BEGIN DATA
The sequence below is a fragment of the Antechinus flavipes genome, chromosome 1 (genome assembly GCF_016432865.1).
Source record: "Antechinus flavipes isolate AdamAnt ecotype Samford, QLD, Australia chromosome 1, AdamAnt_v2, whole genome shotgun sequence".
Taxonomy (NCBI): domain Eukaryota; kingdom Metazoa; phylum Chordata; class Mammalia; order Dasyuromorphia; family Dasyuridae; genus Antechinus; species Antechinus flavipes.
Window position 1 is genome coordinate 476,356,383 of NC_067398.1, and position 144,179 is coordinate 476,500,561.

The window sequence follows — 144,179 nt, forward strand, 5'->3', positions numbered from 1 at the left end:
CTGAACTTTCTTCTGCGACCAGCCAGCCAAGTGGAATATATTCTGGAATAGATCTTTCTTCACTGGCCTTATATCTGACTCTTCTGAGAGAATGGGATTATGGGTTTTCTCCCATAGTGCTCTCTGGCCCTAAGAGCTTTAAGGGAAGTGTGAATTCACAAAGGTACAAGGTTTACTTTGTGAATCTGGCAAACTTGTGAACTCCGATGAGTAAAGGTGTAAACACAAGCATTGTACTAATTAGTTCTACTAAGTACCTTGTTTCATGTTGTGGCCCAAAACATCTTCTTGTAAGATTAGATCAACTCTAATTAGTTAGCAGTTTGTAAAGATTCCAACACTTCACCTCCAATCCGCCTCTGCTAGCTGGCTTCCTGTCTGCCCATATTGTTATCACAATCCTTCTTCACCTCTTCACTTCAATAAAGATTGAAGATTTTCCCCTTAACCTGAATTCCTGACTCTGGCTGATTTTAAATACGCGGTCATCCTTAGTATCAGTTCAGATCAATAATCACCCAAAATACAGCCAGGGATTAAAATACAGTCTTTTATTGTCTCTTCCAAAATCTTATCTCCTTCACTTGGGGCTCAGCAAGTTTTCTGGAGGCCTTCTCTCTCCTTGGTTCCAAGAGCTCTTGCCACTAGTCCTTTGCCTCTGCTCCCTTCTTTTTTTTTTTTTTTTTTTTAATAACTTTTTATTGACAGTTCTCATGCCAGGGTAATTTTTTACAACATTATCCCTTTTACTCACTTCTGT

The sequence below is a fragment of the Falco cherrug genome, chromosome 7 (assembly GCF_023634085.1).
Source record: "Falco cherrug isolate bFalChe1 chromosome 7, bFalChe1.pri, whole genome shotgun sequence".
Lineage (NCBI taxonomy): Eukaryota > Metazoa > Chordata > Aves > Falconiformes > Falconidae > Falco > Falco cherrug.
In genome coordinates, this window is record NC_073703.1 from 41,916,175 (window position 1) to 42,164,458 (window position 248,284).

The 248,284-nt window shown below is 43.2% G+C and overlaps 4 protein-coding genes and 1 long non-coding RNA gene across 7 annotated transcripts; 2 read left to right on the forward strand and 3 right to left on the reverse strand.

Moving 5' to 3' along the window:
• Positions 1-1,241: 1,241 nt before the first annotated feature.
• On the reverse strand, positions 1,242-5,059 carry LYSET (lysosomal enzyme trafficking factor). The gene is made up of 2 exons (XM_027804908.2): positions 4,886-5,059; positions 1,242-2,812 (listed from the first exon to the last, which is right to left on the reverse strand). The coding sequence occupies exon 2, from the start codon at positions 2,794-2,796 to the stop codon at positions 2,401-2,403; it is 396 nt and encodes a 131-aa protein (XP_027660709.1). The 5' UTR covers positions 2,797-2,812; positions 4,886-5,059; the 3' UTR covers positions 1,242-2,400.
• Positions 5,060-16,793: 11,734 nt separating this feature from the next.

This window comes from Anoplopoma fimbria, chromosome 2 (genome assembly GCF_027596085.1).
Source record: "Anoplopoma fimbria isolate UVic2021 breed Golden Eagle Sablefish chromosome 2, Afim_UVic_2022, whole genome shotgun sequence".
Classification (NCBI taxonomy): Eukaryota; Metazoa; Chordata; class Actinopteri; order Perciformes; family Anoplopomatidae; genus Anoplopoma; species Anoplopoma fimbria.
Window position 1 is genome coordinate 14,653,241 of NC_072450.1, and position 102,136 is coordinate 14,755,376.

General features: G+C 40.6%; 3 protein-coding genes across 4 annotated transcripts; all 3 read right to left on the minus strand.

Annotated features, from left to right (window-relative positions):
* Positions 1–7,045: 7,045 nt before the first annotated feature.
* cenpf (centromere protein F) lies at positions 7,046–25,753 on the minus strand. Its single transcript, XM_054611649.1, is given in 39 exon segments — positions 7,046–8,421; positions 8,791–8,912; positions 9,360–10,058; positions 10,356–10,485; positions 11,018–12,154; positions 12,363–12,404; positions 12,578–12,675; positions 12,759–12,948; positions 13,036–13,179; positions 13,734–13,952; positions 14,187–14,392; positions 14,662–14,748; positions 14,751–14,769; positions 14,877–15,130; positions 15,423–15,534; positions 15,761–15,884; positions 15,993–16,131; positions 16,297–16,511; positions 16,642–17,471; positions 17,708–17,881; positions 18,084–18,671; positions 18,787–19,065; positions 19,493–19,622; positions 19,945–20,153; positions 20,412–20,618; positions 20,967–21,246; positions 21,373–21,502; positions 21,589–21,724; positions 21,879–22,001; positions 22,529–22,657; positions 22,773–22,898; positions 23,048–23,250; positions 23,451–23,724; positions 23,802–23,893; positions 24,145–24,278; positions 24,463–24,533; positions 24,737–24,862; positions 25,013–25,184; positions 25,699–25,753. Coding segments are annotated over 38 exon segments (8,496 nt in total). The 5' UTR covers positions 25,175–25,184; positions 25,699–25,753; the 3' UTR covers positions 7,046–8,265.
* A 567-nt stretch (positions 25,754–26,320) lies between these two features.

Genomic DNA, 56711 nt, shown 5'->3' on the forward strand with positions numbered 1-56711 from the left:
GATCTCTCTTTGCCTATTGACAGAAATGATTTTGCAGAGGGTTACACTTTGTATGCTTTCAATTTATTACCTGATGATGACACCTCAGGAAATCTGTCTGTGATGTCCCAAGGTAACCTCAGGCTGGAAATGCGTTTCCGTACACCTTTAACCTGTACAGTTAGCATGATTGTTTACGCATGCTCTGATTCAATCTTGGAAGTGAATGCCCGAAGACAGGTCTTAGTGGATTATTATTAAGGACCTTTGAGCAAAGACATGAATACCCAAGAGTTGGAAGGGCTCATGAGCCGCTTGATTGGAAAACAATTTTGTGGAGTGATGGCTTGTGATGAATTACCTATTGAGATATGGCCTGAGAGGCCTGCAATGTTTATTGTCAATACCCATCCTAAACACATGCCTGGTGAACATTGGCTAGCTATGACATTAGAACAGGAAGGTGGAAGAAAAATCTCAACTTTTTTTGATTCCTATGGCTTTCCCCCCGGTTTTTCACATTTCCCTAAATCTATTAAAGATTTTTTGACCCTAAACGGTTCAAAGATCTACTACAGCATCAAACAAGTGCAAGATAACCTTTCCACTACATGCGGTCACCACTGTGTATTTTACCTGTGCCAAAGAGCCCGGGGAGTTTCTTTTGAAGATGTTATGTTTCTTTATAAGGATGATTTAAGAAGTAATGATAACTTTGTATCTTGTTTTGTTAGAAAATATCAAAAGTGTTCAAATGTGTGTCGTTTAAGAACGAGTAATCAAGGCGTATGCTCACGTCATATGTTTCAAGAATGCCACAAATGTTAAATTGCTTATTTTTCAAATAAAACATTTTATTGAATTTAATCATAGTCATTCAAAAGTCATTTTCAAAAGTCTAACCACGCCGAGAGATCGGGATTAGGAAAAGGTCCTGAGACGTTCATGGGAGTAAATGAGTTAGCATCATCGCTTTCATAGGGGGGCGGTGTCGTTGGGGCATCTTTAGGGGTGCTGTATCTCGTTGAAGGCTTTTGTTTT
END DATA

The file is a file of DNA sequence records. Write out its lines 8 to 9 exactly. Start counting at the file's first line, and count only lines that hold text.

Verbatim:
Source record: "Falco cherrug isolate bFalChe1 chromosome 7, bFalChe1.pri, whole genome shotgun sequence".
Lineage (NCBI taxonomy): Eukaryota > Metazoa > Chordata > Aves > Falconiformes > Falconidae > Falco > Falco cherrug.